Tuesday after the Epiphany
One of the posts in Facebook made by Fr Marty last Christmas day was about the community Christmas menu. I drooled reading the list of mouth-watering food he enumerated. And it made me think that food is indeed a worldwide, rather, a universal reality, when it comes to celebration. Simply put, we cannot do without it.
Incidentally, what we heard in today’s Gospel reading is about food. But make no mistake about it: There’s no important event to celebrate. It’s not a big banquet. There’s no feast at all.
Mark the evangelist gave us the scenario. They were in a lonely place and it was already getting dark. The apostles had the foresight to tell the Lord to send the multitude away … “so that they themselves could buy something to eat.” Instead, Jesus, upon seeing beyond what His apostles saw, responded, “You give them something to eat.”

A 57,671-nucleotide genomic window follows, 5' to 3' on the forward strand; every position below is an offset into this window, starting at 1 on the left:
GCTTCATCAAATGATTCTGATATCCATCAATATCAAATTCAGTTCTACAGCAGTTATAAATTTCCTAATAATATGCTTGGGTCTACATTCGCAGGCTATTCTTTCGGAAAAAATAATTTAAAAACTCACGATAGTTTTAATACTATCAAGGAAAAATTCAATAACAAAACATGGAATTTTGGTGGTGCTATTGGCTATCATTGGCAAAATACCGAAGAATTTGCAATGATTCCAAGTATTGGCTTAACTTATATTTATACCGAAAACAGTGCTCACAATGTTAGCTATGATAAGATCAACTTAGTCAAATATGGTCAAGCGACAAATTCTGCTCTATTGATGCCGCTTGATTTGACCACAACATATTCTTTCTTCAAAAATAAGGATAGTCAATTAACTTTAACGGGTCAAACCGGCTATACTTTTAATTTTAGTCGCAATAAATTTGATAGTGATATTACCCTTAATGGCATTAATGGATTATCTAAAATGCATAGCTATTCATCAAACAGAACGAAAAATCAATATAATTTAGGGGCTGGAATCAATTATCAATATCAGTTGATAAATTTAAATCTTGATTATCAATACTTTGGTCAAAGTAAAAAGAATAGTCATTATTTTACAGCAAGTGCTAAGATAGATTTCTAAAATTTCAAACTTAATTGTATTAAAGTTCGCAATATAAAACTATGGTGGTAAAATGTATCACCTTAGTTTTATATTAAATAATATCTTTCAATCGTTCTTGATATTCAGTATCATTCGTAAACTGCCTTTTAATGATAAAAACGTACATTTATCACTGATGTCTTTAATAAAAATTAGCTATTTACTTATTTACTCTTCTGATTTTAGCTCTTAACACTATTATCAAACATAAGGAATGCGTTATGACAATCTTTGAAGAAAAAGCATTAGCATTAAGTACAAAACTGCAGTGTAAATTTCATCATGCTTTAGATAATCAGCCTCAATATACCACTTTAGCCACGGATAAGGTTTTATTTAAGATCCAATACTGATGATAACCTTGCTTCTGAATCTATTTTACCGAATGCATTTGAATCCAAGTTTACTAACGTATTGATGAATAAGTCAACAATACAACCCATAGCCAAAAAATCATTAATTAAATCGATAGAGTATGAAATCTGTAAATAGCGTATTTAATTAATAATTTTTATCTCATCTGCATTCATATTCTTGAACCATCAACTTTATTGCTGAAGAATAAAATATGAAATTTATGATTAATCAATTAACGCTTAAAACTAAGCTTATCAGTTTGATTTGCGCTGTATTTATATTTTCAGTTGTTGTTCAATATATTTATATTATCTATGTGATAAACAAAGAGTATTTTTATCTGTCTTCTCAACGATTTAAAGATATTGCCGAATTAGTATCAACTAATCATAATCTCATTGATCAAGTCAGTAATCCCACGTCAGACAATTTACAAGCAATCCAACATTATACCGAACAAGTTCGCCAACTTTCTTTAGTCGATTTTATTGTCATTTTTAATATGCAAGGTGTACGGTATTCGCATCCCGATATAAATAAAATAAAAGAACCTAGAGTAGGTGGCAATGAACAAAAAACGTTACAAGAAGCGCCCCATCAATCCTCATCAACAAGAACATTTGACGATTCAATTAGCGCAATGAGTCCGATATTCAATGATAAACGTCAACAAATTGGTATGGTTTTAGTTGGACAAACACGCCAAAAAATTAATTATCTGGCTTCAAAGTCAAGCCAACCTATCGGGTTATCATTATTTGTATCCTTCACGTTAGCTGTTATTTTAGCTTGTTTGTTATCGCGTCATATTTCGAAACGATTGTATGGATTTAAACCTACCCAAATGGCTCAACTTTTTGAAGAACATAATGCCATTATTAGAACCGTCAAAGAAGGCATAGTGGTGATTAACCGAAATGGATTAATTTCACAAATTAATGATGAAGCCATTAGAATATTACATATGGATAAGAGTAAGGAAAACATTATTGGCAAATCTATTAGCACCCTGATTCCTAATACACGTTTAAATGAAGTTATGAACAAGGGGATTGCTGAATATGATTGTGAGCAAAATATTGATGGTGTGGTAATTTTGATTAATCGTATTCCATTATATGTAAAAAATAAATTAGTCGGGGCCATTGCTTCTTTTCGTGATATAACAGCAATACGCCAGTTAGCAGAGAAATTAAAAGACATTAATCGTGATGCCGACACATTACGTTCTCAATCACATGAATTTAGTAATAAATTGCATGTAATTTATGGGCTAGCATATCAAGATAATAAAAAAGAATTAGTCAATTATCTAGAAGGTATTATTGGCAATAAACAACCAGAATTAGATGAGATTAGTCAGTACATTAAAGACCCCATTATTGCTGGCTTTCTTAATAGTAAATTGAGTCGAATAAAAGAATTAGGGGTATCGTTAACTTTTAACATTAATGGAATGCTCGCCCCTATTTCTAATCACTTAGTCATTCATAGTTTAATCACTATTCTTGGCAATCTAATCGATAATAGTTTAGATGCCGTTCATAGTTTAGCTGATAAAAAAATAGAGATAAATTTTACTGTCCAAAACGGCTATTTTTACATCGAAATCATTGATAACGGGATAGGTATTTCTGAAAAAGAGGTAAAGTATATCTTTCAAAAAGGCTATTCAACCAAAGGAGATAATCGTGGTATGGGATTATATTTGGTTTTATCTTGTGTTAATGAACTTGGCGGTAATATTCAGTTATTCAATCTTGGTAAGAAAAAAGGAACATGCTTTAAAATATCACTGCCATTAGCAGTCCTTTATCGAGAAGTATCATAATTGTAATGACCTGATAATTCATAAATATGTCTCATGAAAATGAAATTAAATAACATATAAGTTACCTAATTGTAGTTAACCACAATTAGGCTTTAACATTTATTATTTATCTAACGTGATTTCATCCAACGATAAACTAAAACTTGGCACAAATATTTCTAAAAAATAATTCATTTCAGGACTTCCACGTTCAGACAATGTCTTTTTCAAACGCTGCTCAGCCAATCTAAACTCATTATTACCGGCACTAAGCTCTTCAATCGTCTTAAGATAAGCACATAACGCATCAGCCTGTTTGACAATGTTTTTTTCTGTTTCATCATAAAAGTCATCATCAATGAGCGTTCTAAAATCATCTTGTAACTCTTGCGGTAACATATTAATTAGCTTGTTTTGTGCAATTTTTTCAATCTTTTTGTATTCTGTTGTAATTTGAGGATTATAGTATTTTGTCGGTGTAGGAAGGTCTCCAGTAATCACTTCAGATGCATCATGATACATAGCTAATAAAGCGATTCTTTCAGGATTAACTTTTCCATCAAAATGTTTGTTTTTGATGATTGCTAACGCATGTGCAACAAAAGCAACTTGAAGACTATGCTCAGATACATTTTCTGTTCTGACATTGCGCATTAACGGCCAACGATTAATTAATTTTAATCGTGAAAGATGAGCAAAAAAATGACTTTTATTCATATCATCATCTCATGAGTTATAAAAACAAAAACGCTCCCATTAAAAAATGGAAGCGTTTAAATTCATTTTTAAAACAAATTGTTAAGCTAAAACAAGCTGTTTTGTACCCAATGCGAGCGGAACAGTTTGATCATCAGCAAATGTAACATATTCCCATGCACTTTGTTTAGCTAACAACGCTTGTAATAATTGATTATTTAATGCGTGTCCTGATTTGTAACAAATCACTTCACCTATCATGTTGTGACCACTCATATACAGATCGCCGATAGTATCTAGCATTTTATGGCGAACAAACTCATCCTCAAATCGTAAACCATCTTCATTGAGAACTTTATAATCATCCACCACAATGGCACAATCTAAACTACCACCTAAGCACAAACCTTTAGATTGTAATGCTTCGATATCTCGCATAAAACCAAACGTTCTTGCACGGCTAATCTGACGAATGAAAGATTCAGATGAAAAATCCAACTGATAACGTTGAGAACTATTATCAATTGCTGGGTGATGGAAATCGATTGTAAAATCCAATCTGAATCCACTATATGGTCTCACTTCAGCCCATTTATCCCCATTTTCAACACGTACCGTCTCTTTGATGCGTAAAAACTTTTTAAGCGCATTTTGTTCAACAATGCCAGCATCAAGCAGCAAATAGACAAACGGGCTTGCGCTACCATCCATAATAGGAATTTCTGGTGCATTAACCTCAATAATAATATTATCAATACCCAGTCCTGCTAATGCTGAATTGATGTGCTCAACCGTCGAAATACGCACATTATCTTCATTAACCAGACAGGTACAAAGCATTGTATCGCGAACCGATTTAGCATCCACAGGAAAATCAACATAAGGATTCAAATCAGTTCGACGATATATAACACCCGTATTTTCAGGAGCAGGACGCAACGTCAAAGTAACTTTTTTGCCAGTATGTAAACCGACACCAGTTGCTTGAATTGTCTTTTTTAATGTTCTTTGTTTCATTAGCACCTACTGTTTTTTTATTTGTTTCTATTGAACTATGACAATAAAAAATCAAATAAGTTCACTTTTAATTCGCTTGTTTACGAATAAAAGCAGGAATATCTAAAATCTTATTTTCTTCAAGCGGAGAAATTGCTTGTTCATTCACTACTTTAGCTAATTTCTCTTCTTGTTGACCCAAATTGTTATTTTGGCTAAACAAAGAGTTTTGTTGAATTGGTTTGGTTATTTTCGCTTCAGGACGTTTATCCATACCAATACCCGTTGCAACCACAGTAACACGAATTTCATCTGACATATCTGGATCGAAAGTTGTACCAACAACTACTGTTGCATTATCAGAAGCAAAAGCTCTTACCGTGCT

Jesus saw something beyond the five loaves of bread and two fish—that He managed to fill more than 5,000 men.
But what is more is that He did not stop in merely giving them food: Jesus became, for them, and even for us, food Himself.
The first reading gives us the reason why: In Jesus, the love of God was made manifest among us. This is the essence of what the mystery of incarnation and celebration of Christmas is all about: The love of the Father has assumed a human form.
May the food that we’ll partake in a while, enthuse us, challenge us so that, we may see beyond, and by seeing more, like Jesus, we’ll be able to love more.